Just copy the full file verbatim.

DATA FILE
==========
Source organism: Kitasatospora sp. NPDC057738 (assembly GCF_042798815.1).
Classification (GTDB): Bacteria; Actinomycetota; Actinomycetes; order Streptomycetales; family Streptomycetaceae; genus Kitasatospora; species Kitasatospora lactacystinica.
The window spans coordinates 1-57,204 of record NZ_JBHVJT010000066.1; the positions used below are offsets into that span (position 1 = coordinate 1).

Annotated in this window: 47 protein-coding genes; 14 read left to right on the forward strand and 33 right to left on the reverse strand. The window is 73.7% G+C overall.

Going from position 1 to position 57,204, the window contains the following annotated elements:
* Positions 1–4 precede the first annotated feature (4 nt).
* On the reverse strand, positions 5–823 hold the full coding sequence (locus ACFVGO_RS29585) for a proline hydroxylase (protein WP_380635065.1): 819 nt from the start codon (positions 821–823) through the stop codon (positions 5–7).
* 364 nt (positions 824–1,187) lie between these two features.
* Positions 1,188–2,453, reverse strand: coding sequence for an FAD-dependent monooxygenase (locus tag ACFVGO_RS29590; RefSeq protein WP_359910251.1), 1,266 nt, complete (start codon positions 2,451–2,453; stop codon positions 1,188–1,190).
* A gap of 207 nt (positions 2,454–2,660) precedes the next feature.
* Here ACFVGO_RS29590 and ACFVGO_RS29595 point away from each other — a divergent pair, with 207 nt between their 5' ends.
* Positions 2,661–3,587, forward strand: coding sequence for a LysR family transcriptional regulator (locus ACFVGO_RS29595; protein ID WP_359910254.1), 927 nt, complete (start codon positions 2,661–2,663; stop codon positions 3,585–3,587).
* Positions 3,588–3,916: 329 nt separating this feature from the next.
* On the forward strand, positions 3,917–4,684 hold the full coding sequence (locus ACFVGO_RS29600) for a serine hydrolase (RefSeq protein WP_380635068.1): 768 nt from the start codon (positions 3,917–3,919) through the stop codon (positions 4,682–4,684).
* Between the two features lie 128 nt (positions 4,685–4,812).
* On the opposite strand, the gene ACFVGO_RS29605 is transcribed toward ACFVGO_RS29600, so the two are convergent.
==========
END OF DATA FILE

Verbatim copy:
Source organism: Kitasatospora sp. NPDC057738 (assembly GCF_042798815.1).
Classification (GTDB): Bacteria; Actinomycetota; Actinomycetes; order Streptomycetales; family Streptomycetaceae; genus Kitasatospora; species Kitasatospora lactacystinica.
The window spans coordinates 1-57,204 of record NZ_JBHVJT010000066.1; the positions used below are offsets into that span (position 1 = coordinate 1).

Annotated in this window: 47 protein-coding genes; 14 read left to right on the forward strand and 33 right to left on the reverse strand. The window is 73.7% G+C overall.

Going from position 1 to position 57,204, the window contains the following annotated elements:
* Positions 1–4 precede the first annotated feature (4 nt).
* On the reverse strand, positions 5–823 hold the full coding sequence (locus ACFVGO_RS29585) for a proline hydroxylase (protein WP_380635065.1): 819 nt from the start codon (positions 821–823) through the stop codon (positions 5–7).
* 364 nt (positions 824–1,187) lie between these two features.
* Positions 1,188–2,453, reverse strand: coding sequence for an FAD-dependent monooxygenase (locus tag ACFVGO_RS29590; RefSeq protein WP_359910251.1), 1,266 nt, complete (start codon positions 2,451–2,453; stop codon positions 1,188–1,190).
* A gap of 207 nt (positions 2,454–2,660) precedes the next feature.
* Here ACFVGO_RS29590 and ACFVGO_RS29595 point away from each other — a divergent pair, with 207 nt between their 5' ends.
* Positions 2,661–3,587, forward strand: coding sequence for a LysR family transcriptional regulator (locus ACFVGO_RS29595; protein ID WP_359910254.1), 927 nt, complete (start codon positions 2,661–2,663; stop codon positions 3,585–3,587).
* Positions 3,588–3,916: 329 nt separating this feature from the next.
* On the forward strand, positions 3,917–4,684 hold the full coding sequence (locus ACFVGO_RS29600) for a serine hydrolase (RefSeq protein WP_380635068.1): 768 nt from the start codon (positions 3,917–3,919) through the stop codon (positions 4,682–4,684).
* Between the two features lie 128 nt (positions 4,685–4,812).
* On the opposite strand, the gene ACFVGO_RS29605 is transcribed toward ACFVGO_RS29600, so the two are convergent.